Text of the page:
With September’s cooler temperatures and new month transition to Fall, fire activity began to moderate across much of the West.  But, California and the more western geographic areas, did continue to burn. As a result, the national  preparedness level (PL) remained at five through September 20, spanning 69 days. This was the longest period on record. Additionally, the national PL remained at four for another 8 days, for a record of 99 days at PL four or five. Despite the busy summer, total acres burned in 2021 to date remains below the 10-year average.

With nearly 90% of the West still in drought it was fortunate that some areas did experience above average precipitation. Much of the Pacific Northwest and into the northern Idaho Panhandle, and northwest and northeast portions of California saw an uptick of rain in September. Slight improvement of drought conditions was also noted in portions of the Desert Southwest, Utah, Wyoming, Montana. But, not helping the drought, most of California, Great Basin, and Rocky Mountains had below average precipitation.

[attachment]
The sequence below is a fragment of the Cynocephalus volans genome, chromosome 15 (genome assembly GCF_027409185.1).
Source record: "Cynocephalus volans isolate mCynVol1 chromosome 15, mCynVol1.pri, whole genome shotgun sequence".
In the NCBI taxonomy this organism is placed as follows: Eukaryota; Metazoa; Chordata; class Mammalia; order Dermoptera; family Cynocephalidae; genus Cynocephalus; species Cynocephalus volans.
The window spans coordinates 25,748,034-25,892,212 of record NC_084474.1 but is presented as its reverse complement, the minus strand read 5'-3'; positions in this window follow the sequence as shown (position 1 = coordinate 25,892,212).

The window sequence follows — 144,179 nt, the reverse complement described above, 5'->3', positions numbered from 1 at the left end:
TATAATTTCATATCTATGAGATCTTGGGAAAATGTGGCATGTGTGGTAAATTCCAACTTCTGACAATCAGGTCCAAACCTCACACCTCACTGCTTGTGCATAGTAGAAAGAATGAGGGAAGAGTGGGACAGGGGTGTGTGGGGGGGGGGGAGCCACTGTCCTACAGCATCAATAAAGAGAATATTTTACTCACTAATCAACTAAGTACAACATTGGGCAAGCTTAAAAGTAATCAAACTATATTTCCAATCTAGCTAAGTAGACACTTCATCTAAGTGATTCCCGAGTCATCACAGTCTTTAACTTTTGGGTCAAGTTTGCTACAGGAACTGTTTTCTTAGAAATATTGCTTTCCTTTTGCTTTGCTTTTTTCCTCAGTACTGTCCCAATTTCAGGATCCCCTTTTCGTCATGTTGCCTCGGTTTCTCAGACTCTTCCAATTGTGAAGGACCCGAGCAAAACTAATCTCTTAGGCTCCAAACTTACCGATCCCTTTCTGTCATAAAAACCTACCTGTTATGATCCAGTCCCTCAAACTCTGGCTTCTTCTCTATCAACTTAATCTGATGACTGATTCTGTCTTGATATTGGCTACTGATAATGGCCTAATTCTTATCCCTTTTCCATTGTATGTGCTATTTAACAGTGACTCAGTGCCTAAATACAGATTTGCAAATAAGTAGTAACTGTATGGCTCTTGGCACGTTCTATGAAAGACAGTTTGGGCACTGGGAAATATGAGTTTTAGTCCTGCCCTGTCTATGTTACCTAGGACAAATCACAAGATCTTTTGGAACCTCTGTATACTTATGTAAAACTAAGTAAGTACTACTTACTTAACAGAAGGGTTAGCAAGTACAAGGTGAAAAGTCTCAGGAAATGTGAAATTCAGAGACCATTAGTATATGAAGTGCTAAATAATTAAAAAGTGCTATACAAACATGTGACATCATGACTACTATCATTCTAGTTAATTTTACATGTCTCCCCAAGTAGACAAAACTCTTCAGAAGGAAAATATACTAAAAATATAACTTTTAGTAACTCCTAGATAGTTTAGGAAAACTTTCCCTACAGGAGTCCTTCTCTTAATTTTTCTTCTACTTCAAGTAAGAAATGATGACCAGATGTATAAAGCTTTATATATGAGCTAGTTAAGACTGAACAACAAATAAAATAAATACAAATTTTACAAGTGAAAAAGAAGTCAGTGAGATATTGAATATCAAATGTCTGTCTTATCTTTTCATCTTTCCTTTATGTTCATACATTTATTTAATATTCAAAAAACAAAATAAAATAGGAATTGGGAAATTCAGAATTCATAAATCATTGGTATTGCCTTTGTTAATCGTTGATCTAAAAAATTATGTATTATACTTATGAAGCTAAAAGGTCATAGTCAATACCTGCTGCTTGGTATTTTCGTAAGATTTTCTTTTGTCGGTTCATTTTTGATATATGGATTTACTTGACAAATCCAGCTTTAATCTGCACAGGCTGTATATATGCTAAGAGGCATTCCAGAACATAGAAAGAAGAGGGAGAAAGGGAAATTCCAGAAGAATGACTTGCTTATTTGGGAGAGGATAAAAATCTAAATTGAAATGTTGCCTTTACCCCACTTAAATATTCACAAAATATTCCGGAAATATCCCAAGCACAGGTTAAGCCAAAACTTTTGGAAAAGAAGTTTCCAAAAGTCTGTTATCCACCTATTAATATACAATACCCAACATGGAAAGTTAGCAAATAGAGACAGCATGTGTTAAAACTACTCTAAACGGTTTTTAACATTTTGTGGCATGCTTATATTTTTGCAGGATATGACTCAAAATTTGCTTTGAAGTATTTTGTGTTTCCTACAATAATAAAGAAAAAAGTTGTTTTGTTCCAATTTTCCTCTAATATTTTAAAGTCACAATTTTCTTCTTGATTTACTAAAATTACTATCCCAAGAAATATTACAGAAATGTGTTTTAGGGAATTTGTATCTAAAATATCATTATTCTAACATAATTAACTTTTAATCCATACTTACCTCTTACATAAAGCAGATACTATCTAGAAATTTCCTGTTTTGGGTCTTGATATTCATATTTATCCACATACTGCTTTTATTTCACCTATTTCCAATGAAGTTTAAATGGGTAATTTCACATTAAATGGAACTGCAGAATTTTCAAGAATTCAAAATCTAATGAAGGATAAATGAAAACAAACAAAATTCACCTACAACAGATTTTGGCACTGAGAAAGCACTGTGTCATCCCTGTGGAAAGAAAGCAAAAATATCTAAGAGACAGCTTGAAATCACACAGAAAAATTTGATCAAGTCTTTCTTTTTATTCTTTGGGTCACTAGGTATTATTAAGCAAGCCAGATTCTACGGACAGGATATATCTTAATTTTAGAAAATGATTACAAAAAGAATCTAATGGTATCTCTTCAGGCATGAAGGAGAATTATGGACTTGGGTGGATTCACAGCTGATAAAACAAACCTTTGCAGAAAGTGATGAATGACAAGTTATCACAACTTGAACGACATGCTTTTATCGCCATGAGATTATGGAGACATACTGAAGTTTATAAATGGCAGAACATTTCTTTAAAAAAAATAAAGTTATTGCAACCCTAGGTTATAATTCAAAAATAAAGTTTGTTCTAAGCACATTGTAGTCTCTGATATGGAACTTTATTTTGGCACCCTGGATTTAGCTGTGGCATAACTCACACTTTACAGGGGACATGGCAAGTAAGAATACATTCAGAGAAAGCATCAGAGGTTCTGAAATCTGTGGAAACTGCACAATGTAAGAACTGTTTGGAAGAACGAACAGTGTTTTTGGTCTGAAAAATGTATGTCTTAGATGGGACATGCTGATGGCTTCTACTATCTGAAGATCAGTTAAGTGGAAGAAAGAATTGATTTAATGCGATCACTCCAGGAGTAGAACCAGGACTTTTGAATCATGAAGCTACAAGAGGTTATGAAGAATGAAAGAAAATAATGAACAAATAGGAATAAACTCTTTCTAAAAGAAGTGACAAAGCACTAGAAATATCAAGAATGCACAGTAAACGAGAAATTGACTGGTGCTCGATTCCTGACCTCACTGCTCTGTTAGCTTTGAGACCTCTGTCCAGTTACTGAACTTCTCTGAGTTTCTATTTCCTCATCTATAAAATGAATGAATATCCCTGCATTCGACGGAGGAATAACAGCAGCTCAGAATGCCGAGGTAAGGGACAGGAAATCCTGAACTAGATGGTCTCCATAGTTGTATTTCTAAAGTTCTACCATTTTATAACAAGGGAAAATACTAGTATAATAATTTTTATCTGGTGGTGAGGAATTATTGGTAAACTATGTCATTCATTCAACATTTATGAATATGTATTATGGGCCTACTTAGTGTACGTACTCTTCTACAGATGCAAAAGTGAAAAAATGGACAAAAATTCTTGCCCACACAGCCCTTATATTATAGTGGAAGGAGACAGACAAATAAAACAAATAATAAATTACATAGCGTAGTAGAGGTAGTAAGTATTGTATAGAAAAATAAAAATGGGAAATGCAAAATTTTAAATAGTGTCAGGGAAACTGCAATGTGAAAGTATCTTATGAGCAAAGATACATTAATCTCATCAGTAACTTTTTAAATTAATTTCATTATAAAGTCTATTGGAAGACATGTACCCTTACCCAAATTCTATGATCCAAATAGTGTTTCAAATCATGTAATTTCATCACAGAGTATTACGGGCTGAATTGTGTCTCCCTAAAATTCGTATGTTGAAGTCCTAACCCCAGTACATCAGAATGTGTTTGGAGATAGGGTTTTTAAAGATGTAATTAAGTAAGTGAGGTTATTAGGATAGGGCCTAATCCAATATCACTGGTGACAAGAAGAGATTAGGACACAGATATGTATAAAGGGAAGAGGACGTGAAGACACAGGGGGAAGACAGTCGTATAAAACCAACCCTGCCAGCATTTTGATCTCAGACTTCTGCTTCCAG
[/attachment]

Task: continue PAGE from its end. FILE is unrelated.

Current Drought Conditions across the US as of September 28th, 2021

New Month, So What’s the Outlook?

Long term outlooks indicate that much of the country will experience warmer than normal conditions in the coming months. Exceptions include the Pacific Northwest, Northern Rockies, and the western Great Lakes where above normal precipitation is also likely. Most areas of the US are likely to have near normal significant fire potential or are out of fire season through January.

But, continued below normal precipitation and drought is likely for the southern half of the West and the southern and central Plains. Portions of OK and TX, MT, ND, Northern CA, and HI will all have elevated wildfire potential. As winter sets in, below normal precipitation in the Southeast this fall could lead to elevated fire danger by January.

Wildfire Potential the next three months (Oct21-Dec21)

Back to Back La Niñas?

New month, but similar story to 2020’s winter. Similar to last year, near-to-below average sea surface temperatures (SSTs) are present over much of the equatorial Pacific Ocean. As a result, the Climate Prediction Center (CPC) forecasts a 70-80% chance of La Niña developing again in the next few months. Back to back La Nina winters are likely have a major impact on 2022’s climate and both Fire and Hurricane Seasons.

Leave a Reply